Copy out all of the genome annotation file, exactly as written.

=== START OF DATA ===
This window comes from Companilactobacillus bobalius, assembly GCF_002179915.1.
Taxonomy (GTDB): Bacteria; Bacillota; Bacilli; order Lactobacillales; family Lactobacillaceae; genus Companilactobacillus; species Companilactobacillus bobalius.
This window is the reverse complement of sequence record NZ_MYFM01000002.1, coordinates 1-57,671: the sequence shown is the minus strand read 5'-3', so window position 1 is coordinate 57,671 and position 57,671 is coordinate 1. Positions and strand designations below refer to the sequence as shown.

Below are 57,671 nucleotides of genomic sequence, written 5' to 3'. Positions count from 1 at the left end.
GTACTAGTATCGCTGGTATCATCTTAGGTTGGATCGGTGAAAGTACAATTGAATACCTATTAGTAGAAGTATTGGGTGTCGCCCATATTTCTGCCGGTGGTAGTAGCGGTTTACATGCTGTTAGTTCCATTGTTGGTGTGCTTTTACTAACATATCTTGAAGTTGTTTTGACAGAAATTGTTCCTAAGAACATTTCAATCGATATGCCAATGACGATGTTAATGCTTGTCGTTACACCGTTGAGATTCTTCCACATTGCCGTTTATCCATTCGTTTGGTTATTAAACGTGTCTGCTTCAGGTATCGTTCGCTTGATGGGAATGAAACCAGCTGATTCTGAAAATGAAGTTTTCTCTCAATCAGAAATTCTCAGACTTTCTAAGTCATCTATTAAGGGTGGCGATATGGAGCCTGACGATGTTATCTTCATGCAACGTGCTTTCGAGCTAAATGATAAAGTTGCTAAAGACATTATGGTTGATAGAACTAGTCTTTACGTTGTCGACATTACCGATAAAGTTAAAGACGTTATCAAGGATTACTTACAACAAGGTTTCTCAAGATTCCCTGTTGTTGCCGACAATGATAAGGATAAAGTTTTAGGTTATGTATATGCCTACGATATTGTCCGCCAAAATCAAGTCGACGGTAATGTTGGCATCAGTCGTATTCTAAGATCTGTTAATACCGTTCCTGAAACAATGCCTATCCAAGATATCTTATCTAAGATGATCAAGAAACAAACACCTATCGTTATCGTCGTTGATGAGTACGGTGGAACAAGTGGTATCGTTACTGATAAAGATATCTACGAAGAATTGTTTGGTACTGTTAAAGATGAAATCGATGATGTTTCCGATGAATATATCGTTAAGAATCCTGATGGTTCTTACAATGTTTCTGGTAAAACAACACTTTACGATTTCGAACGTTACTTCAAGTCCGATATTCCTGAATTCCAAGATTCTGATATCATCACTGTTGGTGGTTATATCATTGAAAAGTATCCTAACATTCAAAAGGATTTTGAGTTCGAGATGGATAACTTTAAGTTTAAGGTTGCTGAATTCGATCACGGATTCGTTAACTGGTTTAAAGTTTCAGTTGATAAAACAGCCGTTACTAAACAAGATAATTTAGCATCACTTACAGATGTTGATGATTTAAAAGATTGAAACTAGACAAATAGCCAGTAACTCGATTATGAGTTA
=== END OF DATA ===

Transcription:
This window comes from Companilactobacillus bobalius, assembly GCF_002179915.1.
Taxonomy (GTDB): Bacteria; Bacillota; Bacilli; order Lactobacillales; family Lactobacillaceae; genus Companilactobacillus; species Companilactobacillus bobalius.
This window is the reverse complement of sequence record NZ_MYFM01000002.1, coordinates 1-57,671: the sequence shown is the minus strand read 5'-3', so window position 1 is coordinate 57,671 and position 57,671 is coordinate 1. Positions and strand designations below refer to the sequence as shown.

Below are 57,671 nucleotides of genomic sequence, written 5' to 3'. Positions count from 1 at the left end.
GTACTAGTATCGCTGGTATCATCTTAGGTTGGATCGGTGAAAGTACAATTGAATACCTATTAGTAGAAGTATTGGGTGTCGCCCATATTTCTGCCGGTGGTAGTAGCGGTTTACATGCTGTTAGTTCCATTGTTGGTGTGCTTTTACTAACATATCTTGAAGTTGTTTTGACAGAAATTGTTCCTAAGAACATTTCAATCGATATGCCAATGACGATGTTAATGCTTGTCGTTACACCGTTGAGATTCTTCCACATTGCCGTTTATCCATTCGTTTGGTTATTAAACGTGTCTGCTTCAGGTATCGTTCGCTTGATGGGAATGAAACCAGCTGATTCTGAAAATGAAGTTTTCTCTCAATCAGAAATTCTCAGACTTTCTAAGTCATCTATTAAGGGTGGCGATATGGAGCCTGACGATGTTATCTTCATGCAACGTGCTTTCGAGCTAAATGATAAAGTTGCTAAAGACATTATGGTTGATAGAACTAGTCTTTACGTTGTCGACATTACCGATAAAGTTAAAGACGTTATCAAGGATTACTTACAACAAGGTTTCTCAAGATTCCCTGTTGTTGCCGACAATGATAAGGATAAAGTTTTAGGTTATGTATATGCCTACGATATTGTCCGCCAAAATCAAGTCGACGGTAATGTTGGCATCAGTCGTATTCTAAGATCTGTTAATACCGTTCCTGAAACAATGCCTATCCAAGATATCTTATCTAAGATGATCAAGAAACAAACACCTATCGTTATCGTCGTTGATGAGTACGGTGGAACAAGTGGTATCGTTACTGATAAAGATATCTACGAAGAATTGTTTGGTACTGTTAAAGATGAAATCGATGATGTTTCCGATGAATATATCGTTAAGAATCCTGATGGTTCTTACAATGTTTCTGGTAAAACAACACTTTACGATTTCGAACGTTACTTCAAGTCCGATATTCCTGAATTCCAAGATTCTGATATCATCACTGTTGGTGGTTATATCATTGAAAAGTATCCTAACATTCAAAAGGATTTTGAGTTCGAGATGGATAACTTTAAGTTTAAGGTTGCTGAATTCGATCACGGATTCGTTAACTGGTTTAAAGTTTCAGTTGATAAAACAGCCGTTACTAAACAAGATAATTTAGCATCACTTACAGATGTTGATGATTTAAAAGATTGAAACTAGACAAATAGCCAGTAACTCGATTATGAGTTA